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Oral History Interview with Barbara Hanks, August 10, 1994. Interview K-0098. Southern Oral History Program Collection (#4007).
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  • Abstract
    Barbara Hanks followed her father into the furniture industry, taking a job in the mid-1980s in the rub and pack department of the White Furniture Company in Mebane, North Carolina. In this interview, she describes her career there, which saw her earn a position as an inspector, but ended when the company closed. Hanks describes the furniture finishing process, including sanding and oiling pieces to a shine, and recalls the challenges of her role as sole inspector. But more significantly, she describes the atmosphere on the factory floor and the way the factory brought workers together into an environment where they could build relationships with one another. Those relationships, and an older model of work, ended when the factory closed around 1993. At its core, this interview is about the dissolution of the social elements of working and the erosion of one community united by the sound of the factory whistle.
    Excerpts
  • From rubbing and packing, on to inspection
  • Anxiety on the first day of work
  • The rubbing process
  • A sense of camaraderie at White Furniture Company
  • White Furniture Factory as a community institution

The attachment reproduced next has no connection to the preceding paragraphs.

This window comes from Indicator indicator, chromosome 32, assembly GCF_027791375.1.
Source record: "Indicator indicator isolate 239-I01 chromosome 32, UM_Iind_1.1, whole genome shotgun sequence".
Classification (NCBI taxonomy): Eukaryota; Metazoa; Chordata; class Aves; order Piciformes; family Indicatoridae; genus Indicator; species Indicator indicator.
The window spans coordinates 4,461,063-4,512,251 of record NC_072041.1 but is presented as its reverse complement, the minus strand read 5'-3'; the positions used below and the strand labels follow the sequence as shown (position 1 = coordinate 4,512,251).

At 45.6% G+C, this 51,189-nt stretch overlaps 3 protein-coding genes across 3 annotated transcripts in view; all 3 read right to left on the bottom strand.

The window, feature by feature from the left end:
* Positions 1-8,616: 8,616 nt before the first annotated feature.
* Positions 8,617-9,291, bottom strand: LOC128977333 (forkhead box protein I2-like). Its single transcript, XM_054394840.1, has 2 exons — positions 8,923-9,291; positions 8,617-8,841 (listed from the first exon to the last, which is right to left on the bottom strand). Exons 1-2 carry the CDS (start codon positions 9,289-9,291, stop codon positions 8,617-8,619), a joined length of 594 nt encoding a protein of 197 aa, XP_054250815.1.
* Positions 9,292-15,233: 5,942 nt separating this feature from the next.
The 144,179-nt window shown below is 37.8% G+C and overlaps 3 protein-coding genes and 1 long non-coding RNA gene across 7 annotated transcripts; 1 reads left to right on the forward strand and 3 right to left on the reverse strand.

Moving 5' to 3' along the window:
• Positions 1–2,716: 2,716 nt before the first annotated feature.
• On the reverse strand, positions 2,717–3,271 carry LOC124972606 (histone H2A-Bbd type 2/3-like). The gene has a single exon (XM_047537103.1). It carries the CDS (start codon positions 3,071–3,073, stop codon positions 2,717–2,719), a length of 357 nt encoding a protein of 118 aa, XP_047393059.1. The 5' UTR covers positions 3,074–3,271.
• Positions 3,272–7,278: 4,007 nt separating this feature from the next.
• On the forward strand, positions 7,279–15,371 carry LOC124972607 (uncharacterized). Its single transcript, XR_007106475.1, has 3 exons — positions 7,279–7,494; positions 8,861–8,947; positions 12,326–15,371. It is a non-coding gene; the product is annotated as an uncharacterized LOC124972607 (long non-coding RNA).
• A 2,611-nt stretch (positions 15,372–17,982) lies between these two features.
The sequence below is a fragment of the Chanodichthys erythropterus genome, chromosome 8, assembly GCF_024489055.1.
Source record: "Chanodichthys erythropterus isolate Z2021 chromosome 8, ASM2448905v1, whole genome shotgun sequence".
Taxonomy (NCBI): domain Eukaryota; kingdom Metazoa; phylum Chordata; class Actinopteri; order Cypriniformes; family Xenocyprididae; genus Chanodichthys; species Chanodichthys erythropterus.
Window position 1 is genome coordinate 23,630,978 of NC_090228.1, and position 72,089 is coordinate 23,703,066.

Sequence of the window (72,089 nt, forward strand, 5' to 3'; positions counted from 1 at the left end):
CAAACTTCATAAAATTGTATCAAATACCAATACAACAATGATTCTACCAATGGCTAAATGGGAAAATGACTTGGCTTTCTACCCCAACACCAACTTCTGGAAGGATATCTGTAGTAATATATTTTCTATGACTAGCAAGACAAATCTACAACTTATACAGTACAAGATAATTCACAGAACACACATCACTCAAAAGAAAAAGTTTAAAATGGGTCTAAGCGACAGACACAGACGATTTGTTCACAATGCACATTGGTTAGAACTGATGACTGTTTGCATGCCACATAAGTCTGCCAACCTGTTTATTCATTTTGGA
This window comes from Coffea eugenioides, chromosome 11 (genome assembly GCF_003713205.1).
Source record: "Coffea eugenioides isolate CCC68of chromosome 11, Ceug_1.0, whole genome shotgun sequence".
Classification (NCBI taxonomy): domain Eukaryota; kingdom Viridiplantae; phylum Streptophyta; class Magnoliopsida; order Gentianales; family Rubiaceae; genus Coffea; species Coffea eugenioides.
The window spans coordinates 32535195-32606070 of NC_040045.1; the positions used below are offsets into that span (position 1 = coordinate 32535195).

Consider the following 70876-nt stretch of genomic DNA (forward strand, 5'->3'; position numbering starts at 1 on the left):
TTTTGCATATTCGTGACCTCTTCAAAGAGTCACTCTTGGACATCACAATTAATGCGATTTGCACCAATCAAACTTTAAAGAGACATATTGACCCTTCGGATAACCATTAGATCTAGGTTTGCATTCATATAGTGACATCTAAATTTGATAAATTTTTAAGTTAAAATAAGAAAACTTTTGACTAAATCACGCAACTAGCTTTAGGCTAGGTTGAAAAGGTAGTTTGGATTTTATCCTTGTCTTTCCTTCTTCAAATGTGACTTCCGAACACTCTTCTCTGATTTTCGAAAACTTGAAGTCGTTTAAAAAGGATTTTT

• Remembering work at White Furniture Factory
  • Employers favor younger employees
  • Coworkers bond over snacks
  • Point system for evaluating conduct
  • Cameraderie and joking on the job
  • Effects of a factory closing
  • Little camaraderie at new job
  • Remembering the factory whistle
  • Learn More
  • Finding aid to the Southern Oral History Program Collection
  • Database of all Southern Oral History Program Collection interviews
  • Subjects
  • Furniture industry and trade--North Carolina
  • Furniture workers--North Carolina
  • White Furniture Company
  • North Carolina--Social conditions
  • Women--Employment--North Carolina--History--20th century
  • Hanks, Barbara, 1960-
  • The Southern Oral History Program transcripts presented here on Documenting the American South undergo an editorial process to remove transcription errors. Texts may differ from the original transcripts held by the Southern Historical Collection.

    Funding from the Institute for Museum and Library Services supported the electronic publication of this title.